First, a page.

by Dr. Majid Rafizadeh
The painful tale I have to tell -- after having lived most of my life in several Muslim countries.
A God Who Hates Women is the title of my latest book, a memoir. I was driven to write it to counter the unfounded claims of many Western pro-Islam or Eastern Islamist scholars.
In detail, I reveal how Western Muslims scholars are not educated or informed enough, but rely on fallacies created to give the illusion of wisdom. Unlike these so-called scholars or Western imams, I lived most of my life in several Muslim countries. I grew up in both dominant Muslim sects, predominantly Shia and Sunni nations (the Islamic Republic of Iran and Syria).
Rather than depicting fantasies and baseless theories, I attempt to show readers, through my firsthand experiences, what life in a Muslim country or under the Sharia law is actually like. Although this book focuses mainly on Islam, oppression and women, my next upcoming book, “The Renegade: Memoir of Struggle, Defiance and Enlightenment,” sheds light on the untold truth about Islam, and many things I have remained silent about.
For a woman who lives in a Muslim society or under Shari’a law, "choice" is an alien word. Inequality, violence, injustice, abuse, and discrimination are daily nightmares.
Some women become tools of the dominant Islamist culture: they join the system to please the authorities and to get rewards. Others have found no way to survive other than to be forcefully subjugated, controlled and dehumanized.
Many Western pro-Islam and Eastern Islamist scholars argue that Islam is the "religion of peace" and that Islam respects women. They add that Islam has raised women’s socio-political and socio-economic status in the society.
One of the most common examples that Muslim scholars focus on to try to show that Islam supports women is the story of Khadijah bint Khuwaylid, the businesswoman and wife of Muhammad. One writer who brags about Islam’s impact on women argues that Khadijah is a Muslim woman who “was a successful and esteemed business woman.” She goes on to list further examples of this woman's supposed independence: “She turned down many marriage proposals,” “She asked the Prophet to marry her,” “She was an ideal wife; theirs was a true love story,” etc.
The argument that Khadijah is an example of Islam is altogether anchored in fallacies. Khadijah is paraded around as an example of how Islam influenced women to be strong. But the fact is that Khadijah was not the product of Islam. She was the product of pre-Islam or what Muslims call Jahiliyyah (the state of ignorance of guidance from Allah).
The writer who perpetuates the myth of Khadijah is repeating whatever the imams are preaching here in the US. I heard these kind of arguments, word for word, from other imams teaching in schools in the Middle East where they tried to brainwash me.
Reportedly, Khadijah even made Muhammad sign a contract that he would not marry anyone else as long as she was alive. After Khadijah, Muhammad went on a marriage spree, as his Islam allowed it. After instituting Islam, his wives were the first to have to wear scarves, they couldn’t talk to strangers face to face, etc. This is how Islam began influencing and controlling women gradually. Like the Islamic State, Islam emphasizes slavery, particularly the possession and selling of captive women. And this is what the Islamic State bases its behavior on. It was only in the pre-Islamic era that women were mostly free and could even initiate divorce.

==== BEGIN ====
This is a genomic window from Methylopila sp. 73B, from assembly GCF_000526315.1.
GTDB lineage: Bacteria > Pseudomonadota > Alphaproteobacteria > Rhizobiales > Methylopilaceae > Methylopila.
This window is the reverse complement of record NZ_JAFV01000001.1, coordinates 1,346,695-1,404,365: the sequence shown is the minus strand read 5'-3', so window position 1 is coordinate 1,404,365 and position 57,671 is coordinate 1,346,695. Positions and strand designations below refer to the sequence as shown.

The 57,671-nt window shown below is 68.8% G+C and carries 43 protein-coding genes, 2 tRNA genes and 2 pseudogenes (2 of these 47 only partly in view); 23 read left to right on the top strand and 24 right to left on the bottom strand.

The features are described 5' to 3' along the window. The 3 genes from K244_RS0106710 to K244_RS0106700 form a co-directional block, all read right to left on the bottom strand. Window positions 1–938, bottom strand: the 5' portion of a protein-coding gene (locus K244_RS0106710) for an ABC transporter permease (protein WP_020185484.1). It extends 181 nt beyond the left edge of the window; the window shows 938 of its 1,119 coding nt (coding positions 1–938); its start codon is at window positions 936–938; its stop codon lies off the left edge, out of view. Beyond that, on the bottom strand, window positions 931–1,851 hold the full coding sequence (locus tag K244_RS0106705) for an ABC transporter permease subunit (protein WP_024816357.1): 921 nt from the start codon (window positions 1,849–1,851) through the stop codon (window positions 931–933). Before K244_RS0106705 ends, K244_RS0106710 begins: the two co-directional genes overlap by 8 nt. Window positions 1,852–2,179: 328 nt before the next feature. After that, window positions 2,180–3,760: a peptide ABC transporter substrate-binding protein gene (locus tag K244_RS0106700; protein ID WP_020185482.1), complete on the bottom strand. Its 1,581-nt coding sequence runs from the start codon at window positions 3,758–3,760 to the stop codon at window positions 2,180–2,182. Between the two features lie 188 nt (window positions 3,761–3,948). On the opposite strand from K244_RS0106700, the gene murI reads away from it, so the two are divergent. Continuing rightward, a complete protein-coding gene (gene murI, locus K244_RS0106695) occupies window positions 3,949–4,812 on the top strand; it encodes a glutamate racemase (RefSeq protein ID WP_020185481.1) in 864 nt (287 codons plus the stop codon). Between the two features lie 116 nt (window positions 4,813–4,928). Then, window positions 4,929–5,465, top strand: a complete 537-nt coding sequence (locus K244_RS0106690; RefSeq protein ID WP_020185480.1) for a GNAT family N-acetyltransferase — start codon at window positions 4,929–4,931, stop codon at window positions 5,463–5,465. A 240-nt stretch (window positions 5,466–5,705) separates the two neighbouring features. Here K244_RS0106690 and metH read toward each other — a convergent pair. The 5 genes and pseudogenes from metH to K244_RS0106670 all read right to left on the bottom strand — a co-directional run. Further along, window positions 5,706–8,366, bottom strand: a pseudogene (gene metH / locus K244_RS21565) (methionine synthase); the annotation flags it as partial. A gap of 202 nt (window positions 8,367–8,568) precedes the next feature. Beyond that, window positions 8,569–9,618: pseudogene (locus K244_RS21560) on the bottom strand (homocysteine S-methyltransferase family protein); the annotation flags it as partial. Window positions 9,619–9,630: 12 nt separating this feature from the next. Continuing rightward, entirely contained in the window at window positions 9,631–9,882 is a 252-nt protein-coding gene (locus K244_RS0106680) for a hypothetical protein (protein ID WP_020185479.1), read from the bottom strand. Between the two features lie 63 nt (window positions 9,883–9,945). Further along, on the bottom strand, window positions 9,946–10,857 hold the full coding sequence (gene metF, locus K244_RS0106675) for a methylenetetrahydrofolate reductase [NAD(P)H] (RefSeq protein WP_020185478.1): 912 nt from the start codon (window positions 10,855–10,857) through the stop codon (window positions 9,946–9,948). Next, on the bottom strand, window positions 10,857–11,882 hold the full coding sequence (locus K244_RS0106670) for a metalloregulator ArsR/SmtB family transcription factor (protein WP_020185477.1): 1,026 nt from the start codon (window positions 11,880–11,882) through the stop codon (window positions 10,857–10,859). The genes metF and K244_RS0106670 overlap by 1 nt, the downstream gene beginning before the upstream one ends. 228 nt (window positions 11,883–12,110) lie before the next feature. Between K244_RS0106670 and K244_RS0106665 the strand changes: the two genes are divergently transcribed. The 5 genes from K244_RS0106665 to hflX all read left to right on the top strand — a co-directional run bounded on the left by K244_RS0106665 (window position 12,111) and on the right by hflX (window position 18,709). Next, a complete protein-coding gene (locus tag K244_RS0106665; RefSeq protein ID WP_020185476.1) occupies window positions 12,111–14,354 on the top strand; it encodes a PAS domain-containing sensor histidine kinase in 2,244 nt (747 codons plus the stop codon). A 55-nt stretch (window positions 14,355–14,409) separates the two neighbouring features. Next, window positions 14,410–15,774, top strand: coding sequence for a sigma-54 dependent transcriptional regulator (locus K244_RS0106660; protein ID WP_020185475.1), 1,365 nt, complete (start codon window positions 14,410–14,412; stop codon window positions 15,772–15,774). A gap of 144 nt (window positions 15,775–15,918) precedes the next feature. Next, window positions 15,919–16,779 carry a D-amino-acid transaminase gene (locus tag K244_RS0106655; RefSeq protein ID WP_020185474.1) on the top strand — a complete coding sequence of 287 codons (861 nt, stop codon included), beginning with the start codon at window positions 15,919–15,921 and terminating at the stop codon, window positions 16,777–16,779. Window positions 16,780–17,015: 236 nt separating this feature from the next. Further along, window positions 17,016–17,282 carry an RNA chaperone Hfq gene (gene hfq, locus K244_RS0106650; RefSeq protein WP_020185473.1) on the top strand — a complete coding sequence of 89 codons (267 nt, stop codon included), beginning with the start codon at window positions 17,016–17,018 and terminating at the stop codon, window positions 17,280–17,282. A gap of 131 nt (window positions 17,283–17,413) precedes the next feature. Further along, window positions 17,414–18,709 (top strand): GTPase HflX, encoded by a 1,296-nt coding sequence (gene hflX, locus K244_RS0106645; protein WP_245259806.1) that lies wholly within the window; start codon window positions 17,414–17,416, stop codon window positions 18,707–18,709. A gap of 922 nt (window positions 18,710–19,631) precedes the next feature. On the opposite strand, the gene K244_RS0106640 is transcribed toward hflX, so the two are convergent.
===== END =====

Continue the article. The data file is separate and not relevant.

Some of the questions that I seek to pursue in this memoir are: How does the religion of Islam contribute to the act of subjugating and dehumanizing human beings? Specifically, how and why are women treated like second-class citizens? Can endurance and courage overcome the daily abuse caused by this religion? In order to reveal the answers to these questions a myriad of my own memories and firsthand experiences are woven together in this story, as I guide the readers through the mire of religion and culture.
A God Who Hates Women is a journey through an endless maze of Islamist violence and civil war. It’s a journey through a battlefield riddled with archaic cultural, religious demands and explosive emotions. It is a journey that one woman (my mother) navigates with bravery and determination as she fights against an Islamist and patriarchal society in an attempt to survive. The book illustrates the underlying character of Islam and leaves no question about the actual value of women in this society.
Finally, I would like to ask the imams to answer the real questions, which are: What is the role of women in a Muslim society, both before and after Islam was instituted? What is the actual Islamic doctrine on women? Legally speaking, women are the second-class citizens in almost all cases, court testimony, inheritance, child custody, etc. This is what Allah clearly states in the Quran. How many Muslim girls in Muslim nations are deprived the right to choose their own husbands? How many young girls under the age of thirteen are forced into marriage due to the legal framework of Islam? How many are deprived from working because their husbands or brothers follow Islamic doctrine, which dictates women’s first priority is to please their husbands? How has Islam facilitated and encouraged these oppressions? How many Muslim girls are allowed to choose another religion without facing repercussions?
I hope I have shed light on these questions in A God Who Hates Women by touching on troubling issues with clear and detailed clarifications, in an attempt to combat the misinformation that is being promoted as truth.
Dr. Majid Rafizadeh
Copyright - Original materials copyright (c) by the authors.